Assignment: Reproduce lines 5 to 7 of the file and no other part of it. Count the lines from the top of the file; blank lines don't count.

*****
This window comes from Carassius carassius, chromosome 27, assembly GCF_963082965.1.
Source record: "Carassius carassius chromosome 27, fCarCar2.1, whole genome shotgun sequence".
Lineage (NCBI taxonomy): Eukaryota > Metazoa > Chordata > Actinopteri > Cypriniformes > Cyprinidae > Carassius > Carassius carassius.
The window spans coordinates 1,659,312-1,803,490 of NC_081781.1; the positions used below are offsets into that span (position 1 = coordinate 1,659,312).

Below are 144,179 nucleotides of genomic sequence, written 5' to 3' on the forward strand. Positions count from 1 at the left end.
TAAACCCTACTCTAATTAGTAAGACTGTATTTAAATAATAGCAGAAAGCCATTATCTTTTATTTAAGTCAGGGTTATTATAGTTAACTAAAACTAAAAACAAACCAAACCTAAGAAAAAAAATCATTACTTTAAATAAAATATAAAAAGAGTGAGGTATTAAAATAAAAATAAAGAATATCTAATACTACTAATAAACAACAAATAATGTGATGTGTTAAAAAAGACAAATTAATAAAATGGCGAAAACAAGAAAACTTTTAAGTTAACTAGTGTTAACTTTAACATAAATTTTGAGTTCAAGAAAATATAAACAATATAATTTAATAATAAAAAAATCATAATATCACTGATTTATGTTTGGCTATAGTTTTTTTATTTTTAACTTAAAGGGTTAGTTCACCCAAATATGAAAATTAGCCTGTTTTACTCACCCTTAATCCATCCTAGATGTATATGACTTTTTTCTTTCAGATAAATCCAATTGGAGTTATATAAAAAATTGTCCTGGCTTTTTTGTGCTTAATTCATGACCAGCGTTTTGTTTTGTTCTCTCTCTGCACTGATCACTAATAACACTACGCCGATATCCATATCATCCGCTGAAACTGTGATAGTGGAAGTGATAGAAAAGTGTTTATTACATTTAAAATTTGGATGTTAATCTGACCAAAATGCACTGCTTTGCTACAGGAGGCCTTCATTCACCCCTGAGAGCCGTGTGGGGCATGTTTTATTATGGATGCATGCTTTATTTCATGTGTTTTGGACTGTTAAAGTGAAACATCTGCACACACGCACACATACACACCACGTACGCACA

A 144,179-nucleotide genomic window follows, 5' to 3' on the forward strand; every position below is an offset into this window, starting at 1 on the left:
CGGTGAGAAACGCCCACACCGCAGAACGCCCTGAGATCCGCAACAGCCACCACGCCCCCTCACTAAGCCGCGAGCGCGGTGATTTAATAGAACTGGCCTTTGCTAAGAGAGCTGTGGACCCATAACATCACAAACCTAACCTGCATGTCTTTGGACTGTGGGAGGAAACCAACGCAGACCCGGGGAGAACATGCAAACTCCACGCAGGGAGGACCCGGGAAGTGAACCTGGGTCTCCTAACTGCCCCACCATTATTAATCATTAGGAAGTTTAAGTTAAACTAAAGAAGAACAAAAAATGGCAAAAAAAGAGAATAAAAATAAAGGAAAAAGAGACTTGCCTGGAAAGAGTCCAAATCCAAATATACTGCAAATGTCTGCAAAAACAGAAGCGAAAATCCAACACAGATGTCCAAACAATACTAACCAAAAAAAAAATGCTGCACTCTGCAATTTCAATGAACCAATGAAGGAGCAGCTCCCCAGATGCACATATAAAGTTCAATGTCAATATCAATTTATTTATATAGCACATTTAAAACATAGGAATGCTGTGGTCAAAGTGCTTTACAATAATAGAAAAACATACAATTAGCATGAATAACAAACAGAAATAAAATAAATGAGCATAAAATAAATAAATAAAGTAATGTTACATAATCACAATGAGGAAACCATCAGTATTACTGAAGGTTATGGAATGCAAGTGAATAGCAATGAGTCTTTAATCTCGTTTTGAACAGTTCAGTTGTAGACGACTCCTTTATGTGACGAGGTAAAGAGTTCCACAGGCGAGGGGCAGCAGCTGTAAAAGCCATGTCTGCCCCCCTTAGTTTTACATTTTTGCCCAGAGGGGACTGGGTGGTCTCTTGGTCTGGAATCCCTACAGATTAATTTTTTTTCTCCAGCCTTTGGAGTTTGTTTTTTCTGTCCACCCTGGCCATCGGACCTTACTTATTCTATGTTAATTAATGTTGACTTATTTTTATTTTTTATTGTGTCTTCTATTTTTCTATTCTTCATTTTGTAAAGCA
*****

Below are 144,179 nucleotides of genomic sequence, written 5' to 3' on the forward strand. Positions count from 1 at the left end.
TAAACCCTACTCTAATTAGTAAGACTGTATTTAAATAATAGCAGAAAGCCATTATCTTTTATTTAAGTCAGGGTTATTATAGTTAACTAAAACTAAAAACAAACCAAACCTAAGAAAAAAAATCATTACTTTAAATAAAATATAAAAAGAGTGAGGTATTAAAATAAAAATAAAGAATATCTAATACTACTAATAAACAACAAATAATGTGATGTGTTAAAAAAGACAAATTAATAAAATGGCGAAAACAAGAAAACTTTTAAGTTAACTAGTGTTAACTTTAACATAAATTTTGAGTTCAAGAAAATATAAACAATATAATTTAATAATAAAAAAATCATAATATCACTGATTTATGTTTGGCTATAGTTTTTTTATTTTTAACTTAAAGGGTTAGTTCACCCAAATATGAAAATTAGCCTGTTTTACTCACCCTTAATCCATCCTAGATGTATATGACTTTTTTCTTTCAGATAAATCCAATTGGAGTTATATAAAAAATTGTCCTGGCTTTTTTGTGCTTAATTCATGACCAGCGTTTTGTTTTGTTCTCTCTCTGCACTGATCACTAATAACACTACGCCGATATCCATATCATCCGCTGAAACTGTGATAGTGGAAGTGATAGAAAAGTGTTTATTACATTTAAAATTTGGATGTTAATCTGACCAAAATGCACTGCTTTGCTACAGGAGGCCTTCATTCACCCCTGAGAGCCGTGTGGGGCATGTTTTATTATGGATGCATGCTTTATTTCATGTGTTTTGGACTGTTAAAGTGAAACATCTGCACACACGCACACATACACACCACGTACGCACA

A 144,179-nucleotide genomic window follows, 5' to 3' on the forward strand; every position below is an offset into this window, starting at 1 on the left: